Not every investigator appears in every game – in fact there is nobody yet who appears in all of them – but for any of the games, picking up the Core Box (this is Fantasy Flight, all the games have expansions…) will give you a broad spread of options across the genders.

All White?

Race is a slightly different question: at a rough guess, only 5 of the 52 investigators are non-Caucasian: Akachi Onyele, Lily Chen, Minh Thi Phan, Rita Young, and Jim Culver. They are respectively a Shaman, a Martial Artist, a Secretary, an Athlete and a Jazz Musician, which suggests a certain amount of tropery in linking race and occupation.

Rita Young is a source of particular controversy: a character whose backstory involves persecution in the Deep South, particularly at the hands of the KKK, pictorial depictions of her have covered a fairly wide range of skin tones, with her pre-painted miniature looking decidedly white.

rita
L-R: My attempt at painting her miniature, the character card from Mansions 2nd Edition, and the Pre-painted miniature as sold by FFG

Personally I went for a skin tone that seemed more in keeping with the bio when I painted the miniature and, whilst it came out slightly darker than I’d intended, it makes more sense to me.

On top of these characters, you can add a few others like Finn Edwards, Marie Lambeau, and “Skids” O’Toole who are still decidedly white, but not Anglo-Saxon, which seems to have been where Lovecraft drew the line.

I think it’s possible to go too far with trying to make characters in a game “representative” – to the point where the designers are more concerned with making sure they’ve got enough of type X or Y, and not enough with an interesting concept / backstory – in that respect, I don’t really mind that I haven’t found an exact 50:50 male/female, and 50:50 white/non-white split. Could they have created more non-white characters? – absolutely! Do I think it would be good if, were they to expand the roster of characters, more of them came from non-white backgrounds? – Yes! Do I think the games as they are feel like they lack options in character choice? Not massively.

Who We Are and What We Do?

ranzakIf I’m picking a character to play in a game, whether it’s Arkham, Pathfinder, Lord of the Rings (gender in Tolkien is a whole other article, and this one’s already getting long…), or any other, I’m generally a lot less interested in their gender or the colour of their skin than I am in their ability, what they’ll actually be like to play – I’ll confess that in Pathfinder, I’m drawn to the more obscure races (Goblin, Tengu etc) but there’s no real parallel for games set in New England (although if Fantasy Flight want to let me play as a Mi-Go who has decided to side with the humans, I’ll definitely take them up on the offer).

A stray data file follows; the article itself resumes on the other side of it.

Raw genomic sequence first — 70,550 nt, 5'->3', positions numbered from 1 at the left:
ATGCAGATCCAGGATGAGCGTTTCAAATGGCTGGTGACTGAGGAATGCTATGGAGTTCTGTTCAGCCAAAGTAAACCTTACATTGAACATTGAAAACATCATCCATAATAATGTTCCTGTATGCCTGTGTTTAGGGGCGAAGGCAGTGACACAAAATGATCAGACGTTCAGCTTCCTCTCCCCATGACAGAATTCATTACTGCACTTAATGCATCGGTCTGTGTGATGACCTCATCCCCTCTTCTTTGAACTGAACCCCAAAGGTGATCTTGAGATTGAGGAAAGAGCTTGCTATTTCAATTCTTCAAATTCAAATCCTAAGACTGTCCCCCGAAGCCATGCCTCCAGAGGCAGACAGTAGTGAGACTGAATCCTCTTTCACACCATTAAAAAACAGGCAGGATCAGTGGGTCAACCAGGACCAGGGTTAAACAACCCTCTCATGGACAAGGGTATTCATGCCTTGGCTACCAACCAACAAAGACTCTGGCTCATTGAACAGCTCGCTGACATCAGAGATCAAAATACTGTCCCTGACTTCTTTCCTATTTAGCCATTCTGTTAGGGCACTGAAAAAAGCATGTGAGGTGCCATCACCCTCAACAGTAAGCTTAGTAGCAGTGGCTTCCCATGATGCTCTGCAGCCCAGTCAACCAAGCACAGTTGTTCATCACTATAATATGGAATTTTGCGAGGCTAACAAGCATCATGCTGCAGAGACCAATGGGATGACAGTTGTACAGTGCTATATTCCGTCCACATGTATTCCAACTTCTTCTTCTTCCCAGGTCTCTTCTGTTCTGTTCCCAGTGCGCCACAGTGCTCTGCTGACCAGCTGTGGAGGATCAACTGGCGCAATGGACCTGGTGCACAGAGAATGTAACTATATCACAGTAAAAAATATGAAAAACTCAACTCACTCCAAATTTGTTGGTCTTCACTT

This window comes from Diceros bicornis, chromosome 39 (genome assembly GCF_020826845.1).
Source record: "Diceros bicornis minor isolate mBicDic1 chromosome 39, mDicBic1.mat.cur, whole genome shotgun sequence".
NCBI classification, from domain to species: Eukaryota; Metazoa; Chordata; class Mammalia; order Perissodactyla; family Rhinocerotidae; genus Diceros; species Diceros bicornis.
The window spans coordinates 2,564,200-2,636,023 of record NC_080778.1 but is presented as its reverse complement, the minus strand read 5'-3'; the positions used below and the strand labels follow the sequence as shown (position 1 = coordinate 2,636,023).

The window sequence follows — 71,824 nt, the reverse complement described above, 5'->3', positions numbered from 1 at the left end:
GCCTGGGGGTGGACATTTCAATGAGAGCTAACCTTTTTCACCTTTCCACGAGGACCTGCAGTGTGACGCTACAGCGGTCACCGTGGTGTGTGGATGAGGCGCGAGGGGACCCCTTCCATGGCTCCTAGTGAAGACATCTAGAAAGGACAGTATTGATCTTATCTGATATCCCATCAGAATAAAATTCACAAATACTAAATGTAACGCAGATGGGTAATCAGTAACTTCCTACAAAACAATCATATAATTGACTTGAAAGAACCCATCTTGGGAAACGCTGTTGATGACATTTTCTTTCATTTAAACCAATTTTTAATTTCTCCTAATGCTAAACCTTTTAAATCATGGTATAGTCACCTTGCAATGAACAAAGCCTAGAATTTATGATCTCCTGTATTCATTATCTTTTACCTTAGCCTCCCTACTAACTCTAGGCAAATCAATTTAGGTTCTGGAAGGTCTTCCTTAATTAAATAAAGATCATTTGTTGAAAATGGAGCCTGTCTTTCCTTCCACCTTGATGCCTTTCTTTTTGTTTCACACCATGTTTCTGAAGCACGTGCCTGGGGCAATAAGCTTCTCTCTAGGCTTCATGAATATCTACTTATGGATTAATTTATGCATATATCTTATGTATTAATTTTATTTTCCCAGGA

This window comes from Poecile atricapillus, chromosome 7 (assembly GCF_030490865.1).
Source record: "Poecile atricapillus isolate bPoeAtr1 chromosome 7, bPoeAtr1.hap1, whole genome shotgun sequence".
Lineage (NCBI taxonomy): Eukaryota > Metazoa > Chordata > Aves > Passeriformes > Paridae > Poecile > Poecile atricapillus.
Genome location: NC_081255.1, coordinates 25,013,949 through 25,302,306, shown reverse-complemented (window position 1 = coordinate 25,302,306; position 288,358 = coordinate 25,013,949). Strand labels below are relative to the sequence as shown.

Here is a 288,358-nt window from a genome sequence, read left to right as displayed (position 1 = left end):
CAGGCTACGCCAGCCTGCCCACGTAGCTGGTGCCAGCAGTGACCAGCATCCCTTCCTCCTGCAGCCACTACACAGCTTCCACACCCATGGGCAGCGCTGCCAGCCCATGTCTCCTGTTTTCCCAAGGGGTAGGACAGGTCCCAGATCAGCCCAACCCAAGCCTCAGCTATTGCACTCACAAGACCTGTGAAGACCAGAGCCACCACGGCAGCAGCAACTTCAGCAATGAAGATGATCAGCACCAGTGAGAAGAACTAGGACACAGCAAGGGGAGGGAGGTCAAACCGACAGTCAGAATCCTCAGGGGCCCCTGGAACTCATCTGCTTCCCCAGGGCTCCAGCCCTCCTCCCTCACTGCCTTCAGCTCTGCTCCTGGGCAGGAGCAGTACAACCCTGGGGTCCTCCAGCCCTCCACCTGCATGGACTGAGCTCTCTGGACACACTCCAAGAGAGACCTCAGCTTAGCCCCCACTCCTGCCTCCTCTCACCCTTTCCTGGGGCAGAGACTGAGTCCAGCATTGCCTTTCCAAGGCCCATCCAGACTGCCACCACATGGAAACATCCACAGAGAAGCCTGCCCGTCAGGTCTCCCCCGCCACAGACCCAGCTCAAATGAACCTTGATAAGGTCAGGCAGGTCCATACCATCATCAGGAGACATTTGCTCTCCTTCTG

It’s kind of cool that Grazzle, my current Pathfinder character is Lizardfolk, but I’d quickly have got bored with that if it weren’t for his phenomenal healing ability. I am neither a waitress nor (as far as I’m aware) the reincarnation of a powerful sorceress, but that doesn’t stop me from having fun playing as Agnes in the Arkham LCG.

minh_thi_phanIt’s worth noting that the descriptions and occupations are about the characters’ backstories: whilst they will influence their strengths and weaknesses, they don’t limit them in an absolute sense. Yes, in the LCG Daisy Walker sucks at hand-to-hand combat, but she can still toast ghouls with a copy of shrivelling or two. In Mansions, my wife mostly plays as Min Thi Phan – a bookish woman she can identify with – but with agility and observation 4, she can gun down cultists with the best of them.

Finally, it’s worth remembering that this is still a game and part of why we play games is because sometimes the Hail Mary pass comes off: Agatha Crane probably wouldn’t have been our choice to face down the Priest of Dagon, but somehow she rolled the 3 successes on 3 dice needed to slide across the floor through his legs, and whack him in the groin with the pickaxe: that moment, where the little old lady KO-ed the boss monster still stands out months later as one of the best moments playing this game, in a way that it simply wouldn’t have if Michael McGlen the Gangster had rolled 2 successes on 5 dice to cave the monster’s head in with a crowbar.